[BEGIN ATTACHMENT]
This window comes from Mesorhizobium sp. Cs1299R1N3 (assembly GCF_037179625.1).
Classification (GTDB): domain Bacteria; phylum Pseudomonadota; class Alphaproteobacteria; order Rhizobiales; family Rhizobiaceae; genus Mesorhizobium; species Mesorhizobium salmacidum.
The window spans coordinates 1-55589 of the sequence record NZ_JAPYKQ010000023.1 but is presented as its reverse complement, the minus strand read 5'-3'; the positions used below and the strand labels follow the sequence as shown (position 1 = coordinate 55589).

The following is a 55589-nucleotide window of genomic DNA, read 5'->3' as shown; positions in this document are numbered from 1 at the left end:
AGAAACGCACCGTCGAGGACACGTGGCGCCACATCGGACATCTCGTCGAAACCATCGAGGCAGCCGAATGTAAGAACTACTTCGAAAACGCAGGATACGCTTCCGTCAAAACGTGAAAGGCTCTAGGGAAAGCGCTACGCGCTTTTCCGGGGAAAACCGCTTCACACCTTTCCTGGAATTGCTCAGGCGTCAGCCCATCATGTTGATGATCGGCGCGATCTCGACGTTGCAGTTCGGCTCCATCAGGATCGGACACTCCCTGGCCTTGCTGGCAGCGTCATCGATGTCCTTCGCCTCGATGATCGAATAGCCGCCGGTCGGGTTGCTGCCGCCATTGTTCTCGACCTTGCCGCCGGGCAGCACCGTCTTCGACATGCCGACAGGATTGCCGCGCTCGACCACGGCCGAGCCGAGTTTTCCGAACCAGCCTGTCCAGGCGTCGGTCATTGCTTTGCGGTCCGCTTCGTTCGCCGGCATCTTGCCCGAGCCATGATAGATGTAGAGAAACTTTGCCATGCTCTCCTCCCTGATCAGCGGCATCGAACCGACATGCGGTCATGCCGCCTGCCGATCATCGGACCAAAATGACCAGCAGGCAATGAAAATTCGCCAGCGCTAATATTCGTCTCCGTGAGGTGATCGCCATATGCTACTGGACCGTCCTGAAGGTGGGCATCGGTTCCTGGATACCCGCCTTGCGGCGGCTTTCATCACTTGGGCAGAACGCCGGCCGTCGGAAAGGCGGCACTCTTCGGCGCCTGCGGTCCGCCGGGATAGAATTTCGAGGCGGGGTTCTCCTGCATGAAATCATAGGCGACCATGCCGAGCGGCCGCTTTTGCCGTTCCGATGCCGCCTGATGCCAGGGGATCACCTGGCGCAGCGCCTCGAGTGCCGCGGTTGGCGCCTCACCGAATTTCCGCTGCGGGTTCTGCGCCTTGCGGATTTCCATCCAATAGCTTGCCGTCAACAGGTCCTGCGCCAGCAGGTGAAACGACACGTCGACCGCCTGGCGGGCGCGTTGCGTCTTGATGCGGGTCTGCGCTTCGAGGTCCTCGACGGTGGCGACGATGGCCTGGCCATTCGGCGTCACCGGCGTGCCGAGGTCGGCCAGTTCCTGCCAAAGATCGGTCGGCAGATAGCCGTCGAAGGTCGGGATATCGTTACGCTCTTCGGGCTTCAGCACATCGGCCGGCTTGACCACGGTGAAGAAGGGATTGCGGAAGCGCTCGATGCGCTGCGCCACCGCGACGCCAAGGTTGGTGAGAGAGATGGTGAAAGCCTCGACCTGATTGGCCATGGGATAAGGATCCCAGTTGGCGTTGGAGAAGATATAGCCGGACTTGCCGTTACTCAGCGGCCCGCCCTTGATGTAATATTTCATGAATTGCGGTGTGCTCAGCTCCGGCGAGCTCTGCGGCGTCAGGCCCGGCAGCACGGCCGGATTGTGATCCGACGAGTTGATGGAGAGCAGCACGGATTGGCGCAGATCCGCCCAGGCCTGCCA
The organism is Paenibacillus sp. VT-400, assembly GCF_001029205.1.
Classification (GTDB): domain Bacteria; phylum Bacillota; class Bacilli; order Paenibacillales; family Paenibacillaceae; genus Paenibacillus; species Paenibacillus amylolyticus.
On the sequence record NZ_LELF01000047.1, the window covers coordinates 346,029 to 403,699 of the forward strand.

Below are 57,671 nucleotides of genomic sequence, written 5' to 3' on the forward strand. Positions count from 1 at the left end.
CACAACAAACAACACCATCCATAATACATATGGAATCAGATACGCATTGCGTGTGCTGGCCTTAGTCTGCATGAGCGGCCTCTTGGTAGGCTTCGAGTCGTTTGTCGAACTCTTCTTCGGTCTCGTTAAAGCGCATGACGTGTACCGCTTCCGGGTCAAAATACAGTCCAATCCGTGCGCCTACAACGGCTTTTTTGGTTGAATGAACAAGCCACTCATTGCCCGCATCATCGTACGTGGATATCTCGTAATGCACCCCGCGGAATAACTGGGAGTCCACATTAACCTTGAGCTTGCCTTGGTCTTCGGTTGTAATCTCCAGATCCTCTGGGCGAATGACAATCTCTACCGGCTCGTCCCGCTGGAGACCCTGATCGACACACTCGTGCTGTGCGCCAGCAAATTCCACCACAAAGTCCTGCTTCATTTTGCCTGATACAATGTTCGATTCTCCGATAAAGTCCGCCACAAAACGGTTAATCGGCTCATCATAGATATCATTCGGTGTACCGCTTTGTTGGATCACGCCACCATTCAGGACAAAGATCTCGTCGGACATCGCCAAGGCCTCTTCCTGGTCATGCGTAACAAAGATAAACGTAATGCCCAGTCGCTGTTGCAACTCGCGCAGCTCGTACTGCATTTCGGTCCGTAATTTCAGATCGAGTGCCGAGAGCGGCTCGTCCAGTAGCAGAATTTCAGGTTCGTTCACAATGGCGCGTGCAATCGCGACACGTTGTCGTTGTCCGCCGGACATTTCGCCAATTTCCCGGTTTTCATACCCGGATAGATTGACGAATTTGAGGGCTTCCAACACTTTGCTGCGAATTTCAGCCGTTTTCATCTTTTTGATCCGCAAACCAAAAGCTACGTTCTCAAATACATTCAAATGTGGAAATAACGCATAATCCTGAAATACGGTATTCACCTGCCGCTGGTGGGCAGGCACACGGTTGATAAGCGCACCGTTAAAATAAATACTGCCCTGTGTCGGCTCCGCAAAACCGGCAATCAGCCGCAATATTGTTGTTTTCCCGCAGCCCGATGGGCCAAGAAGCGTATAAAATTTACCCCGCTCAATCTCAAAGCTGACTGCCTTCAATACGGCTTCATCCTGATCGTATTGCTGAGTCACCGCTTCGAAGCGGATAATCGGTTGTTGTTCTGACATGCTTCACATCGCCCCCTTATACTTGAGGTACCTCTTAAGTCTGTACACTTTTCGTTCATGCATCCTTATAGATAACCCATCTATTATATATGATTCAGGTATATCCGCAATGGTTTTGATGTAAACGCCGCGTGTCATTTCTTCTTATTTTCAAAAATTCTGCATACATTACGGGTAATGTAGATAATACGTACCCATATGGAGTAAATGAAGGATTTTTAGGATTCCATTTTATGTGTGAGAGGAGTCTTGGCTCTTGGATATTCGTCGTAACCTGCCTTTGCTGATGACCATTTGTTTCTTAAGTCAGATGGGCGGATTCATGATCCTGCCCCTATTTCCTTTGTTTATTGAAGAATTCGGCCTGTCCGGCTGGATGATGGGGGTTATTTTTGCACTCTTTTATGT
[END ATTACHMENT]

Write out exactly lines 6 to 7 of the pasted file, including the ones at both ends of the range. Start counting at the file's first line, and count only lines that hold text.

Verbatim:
The organism is Paenibacillus sp. VT-400, assembly GCF_001029205.1.
Classification (GTDB): domain Bacteria; phylum Bacillota; class Bacilli; order Paenibacillales; family Paenibacillaceae; genus Paenibacillus; species Paenibacillus amylolyticus.